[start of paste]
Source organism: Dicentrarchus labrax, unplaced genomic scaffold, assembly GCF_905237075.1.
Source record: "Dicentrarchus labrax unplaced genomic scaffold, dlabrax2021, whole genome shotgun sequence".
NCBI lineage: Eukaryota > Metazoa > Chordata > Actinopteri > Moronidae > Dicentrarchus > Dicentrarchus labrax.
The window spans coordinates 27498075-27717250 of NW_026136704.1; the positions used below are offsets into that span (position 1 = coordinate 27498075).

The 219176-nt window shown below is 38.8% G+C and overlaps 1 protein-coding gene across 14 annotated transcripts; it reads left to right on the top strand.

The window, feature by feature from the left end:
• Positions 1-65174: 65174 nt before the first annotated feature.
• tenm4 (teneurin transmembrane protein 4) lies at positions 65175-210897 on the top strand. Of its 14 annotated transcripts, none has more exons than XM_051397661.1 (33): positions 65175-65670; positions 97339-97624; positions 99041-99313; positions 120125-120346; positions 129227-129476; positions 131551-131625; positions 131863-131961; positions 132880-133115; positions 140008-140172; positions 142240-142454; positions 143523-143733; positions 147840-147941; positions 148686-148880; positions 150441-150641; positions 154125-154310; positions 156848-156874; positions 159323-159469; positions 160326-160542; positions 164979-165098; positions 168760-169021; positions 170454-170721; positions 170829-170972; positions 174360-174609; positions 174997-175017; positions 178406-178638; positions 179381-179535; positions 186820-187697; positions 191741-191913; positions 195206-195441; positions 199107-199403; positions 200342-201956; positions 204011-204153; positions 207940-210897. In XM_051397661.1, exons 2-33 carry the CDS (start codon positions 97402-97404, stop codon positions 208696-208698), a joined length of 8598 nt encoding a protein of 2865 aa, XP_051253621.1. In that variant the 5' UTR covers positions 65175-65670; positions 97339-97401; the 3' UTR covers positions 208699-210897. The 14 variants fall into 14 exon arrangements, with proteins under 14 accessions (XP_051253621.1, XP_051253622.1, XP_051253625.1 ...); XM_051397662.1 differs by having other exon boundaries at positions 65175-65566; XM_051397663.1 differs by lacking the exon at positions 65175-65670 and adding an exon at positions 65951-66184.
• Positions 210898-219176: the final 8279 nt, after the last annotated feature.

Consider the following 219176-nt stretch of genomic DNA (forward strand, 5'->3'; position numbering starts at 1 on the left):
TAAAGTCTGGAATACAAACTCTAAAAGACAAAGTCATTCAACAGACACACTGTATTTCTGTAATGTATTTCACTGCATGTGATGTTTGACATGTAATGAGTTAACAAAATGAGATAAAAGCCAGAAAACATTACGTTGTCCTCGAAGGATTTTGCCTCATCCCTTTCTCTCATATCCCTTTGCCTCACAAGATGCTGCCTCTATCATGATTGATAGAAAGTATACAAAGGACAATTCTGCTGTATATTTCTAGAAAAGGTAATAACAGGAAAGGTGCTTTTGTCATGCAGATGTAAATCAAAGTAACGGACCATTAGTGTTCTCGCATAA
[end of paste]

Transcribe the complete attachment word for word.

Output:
Source organism: Dicentrarchus labrax, unplaced genomic scaffold, assembly GCF_905237075.1.
Source record: "Dicentrarchus labrax unplaced genomic scaffold, dlabrax2021, whole genome shotgun sequence".
NCBI lineage: Eukaryota > Metazoa > Chordata > Actinopteri > Moronidae > Dicentrarchus > Dicentrarchus labrax.
The window spans coordinates 27498075-27717250 of NW_026136704.1; the positions used below are offsets into that span (position 1 = coordinate 27498075).

The 219176-nt window shown below is 38.8% G+C and overlaps 1 protein-coding gene across 14 annotated transcripts; it reads left to right on the top strand.

The window, feature by feature from the left end:
• Positions 1-65174: 65174 nt before the first annotated feature.
• tenm4 (teneurin transmembrane protein 4) lies at positions 65175-210897 on the top strand. Of its 14 annotated transcripts, none has more exons than XM_051397661.1 (33): positions 65175-65670; positions 97339-97624; positions 99041-99313; positions 120125-120346; positions 129227-129476; positions 131551-131625; positions 131863-131961; positions 132880-133115; positions 140008-140172; positions 142240-142454; positions 143523-143733; positions 147840-147941; positions 148686-148880; positions 150441-150641; positions 154125-154310; positions 156848-156874; positions 159323-159469; positions 160326-160542; positions 164979-165098; positions 168760-169021; positions 170454-170721; positions 170829-170972; positions 174360-174609; positions 174997-175017; positions 178406-178638; positions 179381-179535; positions 186820-187697; positions 191741-191913; positions 195206-195441; positions 199107-199403; positions 200342-201956; positions 204011-204153; positions 207940-210897. In XM_051397661.1, exons 2-33 carry the CDS (start codon positions 97402-97404, stop codon positions 208696-208698), a joined length of 8598 nt encoding a protein of 2865 aa, XP_051253621.1. In that variant the 5' UTR covers positions 65175-65670; positions 97339-97401; the 3' UTR covers positions 208699-210897. The 14 variants fall into 14 exon arrangements, with proteins under 14 accessions (XP_051253621.1, XP_051253622.1, XP_051253625.1 ...); XM_051397662.1 differs by having other exon boundaries at positions 65175-65566; XM_051397663.1 differs by lacking the exon at positions 65175-65670 and adding an exon at positions 65951-66184.
• Positions 210898-219176: the final 8279 nt, after the last annotated feature.

Consider the following 219176-nt stretch of genomic DNA (forward strand, 5'->3'; position numbering starts at 1 on the left):
TAAAGTCTGGAATACAAACTCTAAAAGACAAAGTCATTCAACAGACACACTGTATTTCTGTAATGTATTTCACTGCATGTGATGTTTGACATGTAATGAGTTAACAAAATGAGATAAAAGCCAGAAAACATTACGTTGTCCTCGAAGGATTTTGCCTCATCCCTTTCTCTCATATCCCTTTGCCTCACAAGATGCTGCCTCTATCATGATTGATAGAAAGTATACAAAGGACAATTCTGCTGTATATTTCTAGAAAAGGTAATAACAGGAAAGGTGCTTTTGTCATGCAGATGTAAATCAAAGTAACGGACCATTAGTGTTCTCGCATAA